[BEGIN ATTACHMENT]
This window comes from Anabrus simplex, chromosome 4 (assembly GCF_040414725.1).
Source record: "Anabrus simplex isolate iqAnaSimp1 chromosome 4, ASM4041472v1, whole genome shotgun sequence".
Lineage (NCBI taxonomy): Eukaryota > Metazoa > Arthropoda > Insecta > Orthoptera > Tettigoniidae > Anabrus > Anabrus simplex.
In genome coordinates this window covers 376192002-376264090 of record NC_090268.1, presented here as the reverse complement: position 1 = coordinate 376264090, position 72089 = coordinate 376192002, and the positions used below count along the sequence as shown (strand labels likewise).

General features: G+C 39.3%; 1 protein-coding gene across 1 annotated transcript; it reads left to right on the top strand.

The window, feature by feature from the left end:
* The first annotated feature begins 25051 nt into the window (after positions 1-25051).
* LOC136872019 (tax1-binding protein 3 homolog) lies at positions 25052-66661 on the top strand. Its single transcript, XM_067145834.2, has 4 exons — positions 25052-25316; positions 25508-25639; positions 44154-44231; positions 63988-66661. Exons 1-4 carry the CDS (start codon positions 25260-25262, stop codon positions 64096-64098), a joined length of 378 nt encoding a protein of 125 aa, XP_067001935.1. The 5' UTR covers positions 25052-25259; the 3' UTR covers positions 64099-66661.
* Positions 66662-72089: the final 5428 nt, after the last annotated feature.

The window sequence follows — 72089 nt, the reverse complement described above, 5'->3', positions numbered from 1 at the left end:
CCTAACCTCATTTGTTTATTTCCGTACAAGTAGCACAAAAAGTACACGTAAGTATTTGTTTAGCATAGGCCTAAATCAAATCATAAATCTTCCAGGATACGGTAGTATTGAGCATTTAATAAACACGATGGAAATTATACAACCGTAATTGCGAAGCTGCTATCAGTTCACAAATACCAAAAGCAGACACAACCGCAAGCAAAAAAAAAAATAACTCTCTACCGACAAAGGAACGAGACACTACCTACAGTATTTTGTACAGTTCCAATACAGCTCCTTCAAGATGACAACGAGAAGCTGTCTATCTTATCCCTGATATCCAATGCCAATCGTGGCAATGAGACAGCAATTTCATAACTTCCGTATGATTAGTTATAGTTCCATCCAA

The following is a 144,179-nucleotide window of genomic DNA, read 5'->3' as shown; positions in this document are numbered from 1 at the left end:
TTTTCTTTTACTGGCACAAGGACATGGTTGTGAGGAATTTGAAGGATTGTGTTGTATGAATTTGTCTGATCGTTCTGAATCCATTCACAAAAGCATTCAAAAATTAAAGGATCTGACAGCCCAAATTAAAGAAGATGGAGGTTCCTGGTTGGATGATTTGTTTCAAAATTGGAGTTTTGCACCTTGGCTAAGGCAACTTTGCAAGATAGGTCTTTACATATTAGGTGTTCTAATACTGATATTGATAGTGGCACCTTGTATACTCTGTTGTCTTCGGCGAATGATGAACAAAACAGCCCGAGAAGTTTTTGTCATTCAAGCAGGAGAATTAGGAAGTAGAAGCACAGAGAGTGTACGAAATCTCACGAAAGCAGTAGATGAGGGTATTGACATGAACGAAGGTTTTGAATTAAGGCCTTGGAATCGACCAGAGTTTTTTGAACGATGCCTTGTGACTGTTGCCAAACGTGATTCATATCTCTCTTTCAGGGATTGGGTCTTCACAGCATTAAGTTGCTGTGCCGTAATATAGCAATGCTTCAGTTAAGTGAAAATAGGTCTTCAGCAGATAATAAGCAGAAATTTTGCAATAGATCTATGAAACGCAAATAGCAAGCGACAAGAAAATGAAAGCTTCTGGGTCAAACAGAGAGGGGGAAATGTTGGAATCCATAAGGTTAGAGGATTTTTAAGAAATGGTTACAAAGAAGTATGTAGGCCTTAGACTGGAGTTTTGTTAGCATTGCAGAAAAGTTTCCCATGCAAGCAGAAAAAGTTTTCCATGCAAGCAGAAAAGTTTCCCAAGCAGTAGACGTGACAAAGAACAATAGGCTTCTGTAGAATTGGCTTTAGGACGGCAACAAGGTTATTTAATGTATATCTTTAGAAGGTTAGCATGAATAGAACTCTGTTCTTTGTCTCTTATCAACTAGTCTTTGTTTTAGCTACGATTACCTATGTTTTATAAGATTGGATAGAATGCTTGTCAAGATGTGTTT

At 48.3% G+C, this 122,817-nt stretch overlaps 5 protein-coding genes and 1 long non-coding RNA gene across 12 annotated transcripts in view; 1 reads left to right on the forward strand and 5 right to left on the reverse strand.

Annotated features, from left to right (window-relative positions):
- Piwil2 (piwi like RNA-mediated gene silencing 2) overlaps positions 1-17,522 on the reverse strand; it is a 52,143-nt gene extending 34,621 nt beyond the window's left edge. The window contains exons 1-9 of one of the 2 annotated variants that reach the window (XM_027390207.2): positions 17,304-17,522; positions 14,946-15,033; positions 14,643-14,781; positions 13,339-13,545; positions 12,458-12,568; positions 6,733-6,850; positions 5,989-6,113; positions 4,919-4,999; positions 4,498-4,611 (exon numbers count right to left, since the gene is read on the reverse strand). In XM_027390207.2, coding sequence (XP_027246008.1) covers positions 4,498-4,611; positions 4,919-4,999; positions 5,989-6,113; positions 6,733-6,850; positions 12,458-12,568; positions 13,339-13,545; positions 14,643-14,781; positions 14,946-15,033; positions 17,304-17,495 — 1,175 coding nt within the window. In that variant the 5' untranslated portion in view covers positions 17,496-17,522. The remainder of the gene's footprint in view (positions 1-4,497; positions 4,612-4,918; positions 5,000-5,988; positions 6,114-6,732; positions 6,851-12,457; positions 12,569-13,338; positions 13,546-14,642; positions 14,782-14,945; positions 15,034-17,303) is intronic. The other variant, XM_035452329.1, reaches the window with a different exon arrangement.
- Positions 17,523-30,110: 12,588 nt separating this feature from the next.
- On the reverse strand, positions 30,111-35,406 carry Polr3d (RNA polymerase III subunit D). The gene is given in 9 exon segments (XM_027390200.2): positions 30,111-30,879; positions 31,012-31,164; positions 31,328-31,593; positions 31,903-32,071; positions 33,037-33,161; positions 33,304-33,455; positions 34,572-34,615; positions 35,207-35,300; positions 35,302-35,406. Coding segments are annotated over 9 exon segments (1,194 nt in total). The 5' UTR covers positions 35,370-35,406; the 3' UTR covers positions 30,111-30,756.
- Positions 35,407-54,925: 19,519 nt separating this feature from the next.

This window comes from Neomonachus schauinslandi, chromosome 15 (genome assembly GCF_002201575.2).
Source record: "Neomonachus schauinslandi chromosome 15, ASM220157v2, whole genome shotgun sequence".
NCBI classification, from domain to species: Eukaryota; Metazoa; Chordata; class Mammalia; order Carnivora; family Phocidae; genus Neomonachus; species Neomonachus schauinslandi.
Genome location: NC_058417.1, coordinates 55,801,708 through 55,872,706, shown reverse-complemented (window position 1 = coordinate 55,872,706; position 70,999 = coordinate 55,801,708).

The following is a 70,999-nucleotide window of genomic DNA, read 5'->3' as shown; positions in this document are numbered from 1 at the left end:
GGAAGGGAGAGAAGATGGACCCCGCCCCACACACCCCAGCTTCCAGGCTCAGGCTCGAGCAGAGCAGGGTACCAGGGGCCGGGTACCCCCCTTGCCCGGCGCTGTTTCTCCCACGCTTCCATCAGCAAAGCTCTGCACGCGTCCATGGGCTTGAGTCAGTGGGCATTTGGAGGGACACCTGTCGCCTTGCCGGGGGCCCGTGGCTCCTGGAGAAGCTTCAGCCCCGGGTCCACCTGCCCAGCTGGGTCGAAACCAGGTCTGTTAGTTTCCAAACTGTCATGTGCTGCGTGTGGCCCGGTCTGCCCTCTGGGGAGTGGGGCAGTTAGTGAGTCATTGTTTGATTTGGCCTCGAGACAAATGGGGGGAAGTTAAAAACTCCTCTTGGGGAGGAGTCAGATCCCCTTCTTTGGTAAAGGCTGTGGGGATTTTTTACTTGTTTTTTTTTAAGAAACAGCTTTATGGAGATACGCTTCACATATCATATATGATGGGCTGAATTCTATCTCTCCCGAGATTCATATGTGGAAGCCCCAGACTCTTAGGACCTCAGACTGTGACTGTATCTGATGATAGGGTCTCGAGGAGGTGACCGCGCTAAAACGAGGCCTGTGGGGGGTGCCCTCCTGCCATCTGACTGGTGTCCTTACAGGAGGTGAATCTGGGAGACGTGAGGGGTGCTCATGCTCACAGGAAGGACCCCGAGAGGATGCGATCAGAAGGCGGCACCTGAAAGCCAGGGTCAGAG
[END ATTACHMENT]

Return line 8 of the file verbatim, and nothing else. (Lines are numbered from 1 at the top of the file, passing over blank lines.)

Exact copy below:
* LOC136872019 (tax1-binding protein 3 homolog) lies at positions 25052-66661 on the top strand. Its single transcript, XM_067145834.2, has 4 exons — positions 25052-25316; positions 25508-25639; positions 44154-44231; positions 63988-66661. Exons 1-4 carry the CDS (start codon positions 25260-25262, stop codon positions 64096-64098), a joined length of 378 nt encoding a protein of 125 aa, XP_067001935.1. The 5' UTR covers positions 25052-25259; the 3' UTR covers positions 64099-66661.